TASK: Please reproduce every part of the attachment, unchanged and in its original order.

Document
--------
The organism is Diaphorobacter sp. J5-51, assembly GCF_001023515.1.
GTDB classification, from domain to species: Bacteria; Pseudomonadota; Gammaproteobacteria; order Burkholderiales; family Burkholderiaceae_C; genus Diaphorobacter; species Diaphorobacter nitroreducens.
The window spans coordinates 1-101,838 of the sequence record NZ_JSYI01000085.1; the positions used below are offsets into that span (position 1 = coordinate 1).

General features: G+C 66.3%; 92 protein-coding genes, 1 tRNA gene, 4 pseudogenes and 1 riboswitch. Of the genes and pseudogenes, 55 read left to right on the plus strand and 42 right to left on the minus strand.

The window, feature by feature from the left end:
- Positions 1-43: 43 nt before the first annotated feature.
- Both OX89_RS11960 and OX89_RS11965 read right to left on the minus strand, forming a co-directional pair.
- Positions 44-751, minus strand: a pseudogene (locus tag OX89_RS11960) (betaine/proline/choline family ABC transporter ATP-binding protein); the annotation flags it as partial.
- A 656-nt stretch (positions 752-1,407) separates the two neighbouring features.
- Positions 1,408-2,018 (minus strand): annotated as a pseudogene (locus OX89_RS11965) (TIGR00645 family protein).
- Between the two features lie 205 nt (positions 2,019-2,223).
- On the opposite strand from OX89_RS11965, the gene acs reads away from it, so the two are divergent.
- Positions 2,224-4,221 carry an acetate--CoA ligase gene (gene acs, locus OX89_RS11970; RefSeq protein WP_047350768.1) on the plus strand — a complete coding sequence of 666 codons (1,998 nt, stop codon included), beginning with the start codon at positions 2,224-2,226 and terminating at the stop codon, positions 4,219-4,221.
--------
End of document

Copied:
The organism is Diaphorobacter sp. J5-51, assembly GCF_001023515.1.
GTDB classification, from domain to species: Bacteria; Pseudomonadota; Gammaproteobacteria; order Burkholderiales; family Burkholderiaceae_C; genus Diaphorobacter; species Diaphorobacter nitroreducens.
The window spans coordinates 1-101,838 of the sequence record NZ_JSYI01000085.1; the positions used below are offsets into that span (position 1 = coordinate 1).

General features: G+C 66.3%; 92 protein-coding genes, 1 tRNA gene, 4 pseudogenes and 1 riboswitch. Of the genes and pseudogenes, 55 read left to right on the plus strand and 42 right to left on the minus strand.

The window, feature by feature from the left end:
- Positions 1-43: 43 nt before the first annotated feature.
- Both OX89_RS11960 and OX89_RS11965 read right to left on the minus strand, forming a co-directional pair.
- Positions 44-751, minus strand: a pseudogene (locus tag OX89_RS11960) (betaine/proline/choline family ABC transporter ATP-binding protein); the annotation flags it as partial.
- A 656-nt stretch (positions 752-1,407) separates the two neighbouring features.
- Positions 1,408-2,018 (minus strand): annotated as a pseudogene (locus OX89_RS11965) (TIGR00645 family protein).
- Between the two features lie 205 nt (positions 2,019-2,223).
- On the opposite strand from OX89_RS11965, the gene acs reads away from it, so the two are divergent.
- Positions 2,224-4,221 carry an acetate--CoA ligase gene (gene acs, locus OX89_RS11970; RefSeq protein WP_047350768.1) on the plus strand — a complete coding sequence of 666 codons (1,998 nt, stop codon included), beginning with the start codon at positions 2,224-2,226 and terminating at the stop codon, positions 4,219-4,221.